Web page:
The 1990s was a decade marked by the implementation of market reforms worldwide. Countries in Latin America and Asia experimented with neoliberal programs sponsored by international financial institutions (IFIs) in order to adopt the arrangements required for the functioning of a market economy. The International Monetary Fund (IMF) joined in these efforts and incorporated structural requirements in its programs as conditions for the provision of financial assistance, including requirements associated with the strengthening of governance and the rule of law that limited the scope of ad hoc decision making schemes. However, by the end of the 1990s the results of IMF-sponsored reforms were controversial. This thesis explores, from a legal perspective, IMF conditionality as a mechanism to strengthen the rule of law and the relations between these two concepts and exceptional powers in the banking sector. The main argument developed in this thesis is that in spite of the official discourse regarding the promotion of governance and the rule of law, IMF conditionality did not contribute to strengthening this notion in the 1990s. In contrast, conditionality was involved with episodes of instability and the invocation of states of emergency in some developing countries. The analysis is undertaken through a comparative case study approach in which the legal responses of the governments of Malaysia and Venezuela to address the financial crises that affected those countries in the 1990s are examined. Malaysia declined the help of the IMF during the crash and instead it implemented its own program to manage the financial turmoil. The Malaysian solution provides useful insights and differences from the ad hoc legal management crisis style employed by the Venezuelan government that had the technical and financial assistance of the IMF. Overall, the findings of this thesis suggest that in the case of Venezuela, IMF conditionality did not contribute to the strengthening of the rule of law and the urgency of the measures contributed to the use of exceptional powers by the Venezuelan government in addressing the banking crisis. In contrast, Malaysia, a nation that adopted its own domestic solution, provides a more adequate legal management approach to a financial crisis that helped to strengthen the rule of law in the banking system.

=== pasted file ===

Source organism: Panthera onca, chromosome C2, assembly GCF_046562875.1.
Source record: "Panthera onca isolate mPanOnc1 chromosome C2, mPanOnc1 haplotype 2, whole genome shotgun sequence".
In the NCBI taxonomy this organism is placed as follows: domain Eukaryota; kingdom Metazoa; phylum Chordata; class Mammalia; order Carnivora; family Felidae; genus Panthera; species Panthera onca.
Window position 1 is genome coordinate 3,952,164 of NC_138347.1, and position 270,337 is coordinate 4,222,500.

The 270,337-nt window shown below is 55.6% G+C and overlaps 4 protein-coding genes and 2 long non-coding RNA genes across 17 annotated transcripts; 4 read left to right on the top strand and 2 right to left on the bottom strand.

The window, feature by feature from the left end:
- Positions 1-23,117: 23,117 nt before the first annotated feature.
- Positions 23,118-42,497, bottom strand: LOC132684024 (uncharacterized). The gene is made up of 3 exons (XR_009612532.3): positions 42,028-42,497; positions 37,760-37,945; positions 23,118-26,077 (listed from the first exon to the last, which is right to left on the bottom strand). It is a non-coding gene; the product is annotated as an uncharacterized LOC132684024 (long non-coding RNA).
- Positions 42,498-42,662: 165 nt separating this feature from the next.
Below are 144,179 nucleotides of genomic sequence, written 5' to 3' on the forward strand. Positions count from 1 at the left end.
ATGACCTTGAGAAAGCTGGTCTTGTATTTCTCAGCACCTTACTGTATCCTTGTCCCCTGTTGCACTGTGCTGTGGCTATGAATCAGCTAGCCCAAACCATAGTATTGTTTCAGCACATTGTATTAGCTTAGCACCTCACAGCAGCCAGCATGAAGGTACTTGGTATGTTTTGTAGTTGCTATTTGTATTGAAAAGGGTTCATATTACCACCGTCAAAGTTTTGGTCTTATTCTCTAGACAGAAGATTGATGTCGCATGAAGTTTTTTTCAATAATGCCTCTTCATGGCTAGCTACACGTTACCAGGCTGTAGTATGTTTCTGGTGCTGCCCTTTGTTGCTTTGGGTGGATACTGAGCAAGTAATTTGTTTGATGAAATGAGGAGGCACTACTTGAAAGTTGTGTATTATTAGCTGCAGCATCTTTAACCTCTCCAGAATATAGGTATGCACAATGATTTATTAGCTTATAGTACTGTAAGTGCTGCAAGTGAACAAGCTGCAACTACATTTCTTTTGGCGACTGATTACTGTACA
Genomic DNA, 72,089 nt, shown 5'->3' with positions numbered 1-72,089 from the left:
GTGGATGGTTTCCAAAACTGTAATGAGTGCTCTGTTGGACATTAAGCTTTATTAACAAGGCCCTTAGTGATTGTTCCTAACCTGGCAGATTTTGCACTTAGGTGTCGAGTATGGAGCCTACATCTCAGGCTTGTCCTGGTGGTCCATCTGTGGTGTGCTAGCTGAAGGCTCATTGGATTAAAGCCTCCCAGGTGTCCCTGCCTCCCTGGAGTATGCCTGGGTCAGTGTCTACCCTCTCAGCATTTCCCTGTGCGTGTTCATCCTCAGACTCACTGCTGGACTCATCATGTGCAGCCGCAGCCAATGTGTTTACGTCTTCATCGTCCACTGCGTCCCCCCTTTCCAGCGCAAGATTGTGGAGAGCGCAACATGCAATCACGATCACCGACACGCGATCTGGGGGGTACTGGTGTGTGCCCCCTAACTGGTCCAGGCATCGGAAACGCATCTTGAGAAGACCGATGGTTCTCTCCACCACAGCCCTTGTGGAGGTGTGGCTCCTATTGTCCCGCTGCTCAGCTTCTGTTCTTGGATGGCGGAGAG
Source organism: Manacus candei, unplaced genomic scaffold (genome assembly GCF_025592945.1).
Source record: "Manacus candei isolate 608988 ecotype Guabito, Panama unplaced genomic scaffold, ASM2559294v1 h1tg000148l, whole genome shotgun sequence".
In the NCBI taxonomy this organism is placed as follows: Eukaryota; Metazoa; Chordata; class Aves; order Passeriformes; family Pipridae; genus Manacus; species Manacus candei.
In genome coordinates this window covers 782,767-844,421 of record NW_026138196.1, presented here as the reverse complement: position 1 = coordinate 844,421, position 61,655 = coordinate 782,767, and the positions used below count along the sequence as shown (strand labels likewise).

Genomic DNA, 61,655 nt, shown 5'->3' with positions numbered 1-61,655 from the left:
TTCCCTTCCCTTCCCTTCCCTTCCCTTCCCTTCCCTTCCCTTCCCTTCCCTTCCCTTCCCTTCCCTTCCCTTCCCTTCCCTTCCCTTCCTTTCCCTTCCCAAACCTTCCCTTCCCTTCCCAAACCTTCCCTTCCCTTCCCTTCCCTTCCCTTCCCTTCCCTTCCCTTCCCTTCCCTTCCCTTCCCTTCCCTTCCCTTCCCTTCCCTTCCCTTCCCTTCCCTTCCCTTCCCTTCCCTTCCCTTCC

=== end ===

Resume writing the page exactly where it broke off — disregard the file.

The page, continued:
IMF conditionality and rule of law: exceptional powers and banking in Malaysia and VenezuelaUniversity of Wollongong Thesis Collection
Degree NameDoctor of Philosophy
DepartmentFaculty of Law
Citation InformationGarcia, Gabriel, IMF conditionality and rule of law: exceptional powers and banking in Malaysia and Venezuela, PhD thesis, Faculty of Law, University of Wollongong, 2009. http://ro.uow.edu.au/theses/823